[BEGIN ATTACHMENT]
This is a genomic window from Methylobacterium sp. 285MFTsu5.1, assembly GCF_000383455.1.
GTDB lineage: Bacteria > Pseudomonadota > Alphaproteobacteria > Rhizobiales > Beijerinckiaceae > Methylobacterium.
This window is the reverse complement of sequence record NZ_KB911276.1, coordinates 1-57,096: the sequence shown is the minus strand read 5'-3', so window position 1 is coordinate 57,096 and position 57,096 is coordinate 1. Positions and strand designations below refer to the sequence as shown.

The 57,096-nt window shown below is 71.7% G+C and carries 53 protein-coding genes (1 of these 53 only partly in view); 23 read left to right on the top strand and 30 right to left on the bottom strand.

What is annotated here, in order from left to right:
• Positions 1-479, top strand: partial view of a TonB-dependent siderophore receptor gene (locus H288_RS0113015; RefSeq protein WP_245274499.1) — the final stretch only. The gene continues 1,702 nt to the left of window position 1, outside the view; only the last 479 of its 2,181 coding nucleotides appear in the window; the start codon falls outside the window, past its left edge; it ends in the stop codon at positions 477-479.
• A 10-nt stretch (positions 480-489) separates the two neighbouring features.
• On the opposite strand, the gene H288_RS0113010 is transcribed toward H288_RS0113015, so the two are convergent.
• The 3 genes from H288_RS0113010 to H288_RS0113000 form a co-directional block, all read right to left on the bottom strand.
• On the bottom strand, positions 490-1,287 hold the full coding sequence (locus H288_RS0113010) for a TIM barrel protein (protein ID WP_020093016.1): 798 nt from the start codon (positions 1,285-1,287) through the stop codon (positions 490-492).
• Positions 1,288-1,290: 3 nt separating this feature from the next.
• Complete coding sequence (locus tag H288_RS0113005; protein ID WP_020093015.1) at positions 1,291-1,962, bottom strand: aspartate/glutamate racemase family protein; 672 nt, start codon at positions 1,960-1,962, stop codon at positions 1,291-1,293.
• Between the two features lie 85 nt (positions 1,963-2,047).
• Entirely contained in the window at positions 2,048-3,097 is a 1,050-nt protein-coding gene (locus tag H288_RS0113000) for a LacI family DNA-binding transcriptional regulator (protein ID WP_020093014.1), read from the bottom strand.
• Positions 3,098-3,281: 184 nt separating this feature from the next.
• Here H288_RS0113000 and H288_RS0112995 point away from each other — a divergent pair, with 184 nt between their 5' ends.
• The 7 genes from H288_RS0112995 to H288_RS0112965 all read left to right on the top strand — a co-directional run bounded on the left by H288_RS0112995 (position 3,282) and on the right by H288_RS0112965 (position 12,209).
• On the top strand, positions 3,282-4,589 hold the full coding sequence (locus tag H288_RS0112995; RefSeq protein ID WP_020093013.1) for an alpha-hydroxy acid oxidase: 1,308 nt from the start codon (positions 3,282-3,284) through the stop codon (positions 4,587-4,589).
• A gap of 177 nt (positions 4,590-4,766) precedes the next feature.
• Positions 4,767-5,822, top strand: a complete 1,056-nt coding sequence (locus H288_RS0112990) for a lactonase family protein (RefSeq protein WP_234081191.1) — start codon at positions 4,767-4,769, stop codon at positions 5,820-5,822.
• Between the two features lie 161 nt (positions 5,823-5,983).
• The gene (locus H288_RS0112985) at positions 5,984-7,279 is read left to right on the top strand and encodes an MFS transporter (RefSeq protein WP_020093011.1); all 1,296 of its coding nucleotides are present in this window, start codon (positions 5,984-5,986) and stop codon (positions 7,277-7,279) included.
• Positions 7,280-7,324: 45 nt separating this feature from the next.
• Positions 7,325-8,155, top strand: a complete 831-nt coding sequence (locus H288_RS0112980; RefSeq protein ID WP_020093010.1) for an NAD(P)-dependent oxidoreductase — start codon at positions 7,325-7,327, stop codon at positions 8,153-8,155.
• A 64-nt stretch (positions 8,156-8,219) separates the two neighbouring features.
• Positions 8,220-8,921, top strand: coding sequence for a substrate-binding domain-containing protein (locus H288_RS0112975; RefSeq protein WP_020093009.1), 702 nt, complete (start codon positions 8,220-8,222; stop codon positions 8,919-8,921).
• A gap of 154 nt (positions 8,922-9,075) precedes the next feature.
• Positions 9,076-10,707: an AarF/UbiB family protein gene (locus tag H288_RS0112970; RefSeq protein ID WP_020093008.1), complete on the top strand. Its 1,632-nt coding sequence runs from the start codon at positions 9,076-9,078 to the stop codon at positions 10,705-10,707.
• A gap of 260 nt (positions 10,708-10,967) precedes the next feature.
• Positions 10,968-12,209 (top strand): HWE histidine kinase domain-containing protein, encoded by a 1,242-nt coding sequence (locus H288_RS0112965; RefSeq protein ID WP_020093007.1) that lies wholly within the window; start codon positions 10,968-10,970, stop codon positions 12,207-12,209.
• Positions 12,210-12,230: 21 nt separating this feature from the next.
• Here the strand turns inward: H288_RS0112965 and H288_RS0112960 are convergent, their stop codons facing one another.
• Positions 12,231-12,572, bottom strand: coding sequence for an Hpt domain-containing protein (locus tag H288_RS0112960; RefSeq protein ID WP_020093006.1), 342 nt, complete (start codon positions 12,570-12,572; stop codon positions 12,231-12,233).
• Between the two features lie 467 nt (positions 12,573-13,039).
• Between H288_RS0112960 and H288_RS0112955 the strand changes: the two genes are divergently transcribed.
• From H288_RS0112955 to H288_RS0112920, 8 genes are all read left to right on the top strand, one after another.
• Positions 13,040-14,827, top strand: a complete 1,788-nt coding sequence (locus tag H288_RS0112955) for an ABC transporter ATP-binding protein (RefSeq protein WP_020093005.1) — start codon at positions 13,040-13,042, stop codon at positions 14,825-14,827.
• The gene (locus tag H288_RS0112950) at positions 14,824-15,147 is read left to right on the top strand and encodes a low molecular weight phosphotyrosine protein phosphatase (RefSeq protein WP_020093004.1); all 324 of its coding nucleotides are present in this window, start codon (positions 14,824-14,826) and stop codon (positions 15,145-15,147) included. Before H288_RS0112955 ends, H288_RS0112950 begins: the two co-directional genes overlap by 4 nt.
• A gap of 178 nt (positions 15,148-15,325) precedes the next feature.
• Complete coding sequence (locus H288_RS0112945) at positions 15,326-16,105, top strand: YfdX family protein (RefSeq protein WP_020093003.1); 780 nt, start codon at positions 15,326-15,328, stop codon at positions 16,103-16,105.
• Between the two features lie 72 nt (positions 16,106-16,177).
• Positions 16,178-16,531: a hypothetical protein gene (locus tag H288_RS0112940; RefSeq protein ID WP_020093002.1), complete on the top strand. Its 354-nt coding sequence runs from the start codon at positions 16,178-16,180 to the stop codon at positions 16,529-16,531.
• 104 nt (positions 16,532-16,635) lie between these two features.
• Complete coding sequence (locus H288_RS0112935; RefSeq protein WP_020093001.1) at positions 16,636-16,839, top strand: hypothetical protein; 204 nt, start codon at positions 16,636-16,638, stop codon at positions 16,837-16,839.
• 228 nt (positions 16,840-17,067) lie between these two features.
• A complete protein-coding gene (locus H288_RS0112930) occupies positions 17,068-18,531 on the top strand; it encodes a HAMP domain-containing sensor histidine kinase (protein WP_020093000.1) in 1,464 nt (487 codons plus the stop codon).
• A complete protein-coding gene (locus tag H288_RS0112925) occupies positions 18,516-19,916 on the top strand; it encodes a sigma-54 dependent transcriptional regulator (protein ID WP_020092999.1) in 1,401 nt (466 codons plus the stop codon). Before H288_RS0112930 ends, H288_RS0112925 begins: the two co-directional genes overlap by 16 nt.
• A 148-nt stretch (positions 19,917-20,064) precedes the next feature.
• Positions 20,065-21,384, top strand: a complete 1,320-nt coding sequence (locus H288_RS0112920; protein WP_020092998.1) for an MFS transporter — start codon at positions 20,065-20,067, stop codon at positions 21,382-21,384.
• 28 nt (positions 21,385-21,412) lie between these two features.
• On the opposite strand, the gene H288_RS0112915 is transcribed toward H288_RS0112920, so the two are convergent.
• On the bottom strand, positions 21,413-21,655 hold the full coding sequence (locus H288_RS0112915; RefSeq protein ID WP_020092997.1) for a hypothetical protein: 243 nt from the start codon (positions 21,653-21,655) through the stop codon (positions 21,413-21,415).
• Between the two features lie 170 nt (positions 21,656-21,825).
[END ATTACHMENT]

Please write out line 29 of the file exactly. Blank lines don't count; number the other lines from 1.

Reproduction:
• A gap of 260 nt (positions 10,708-10,967) precedes the next feature.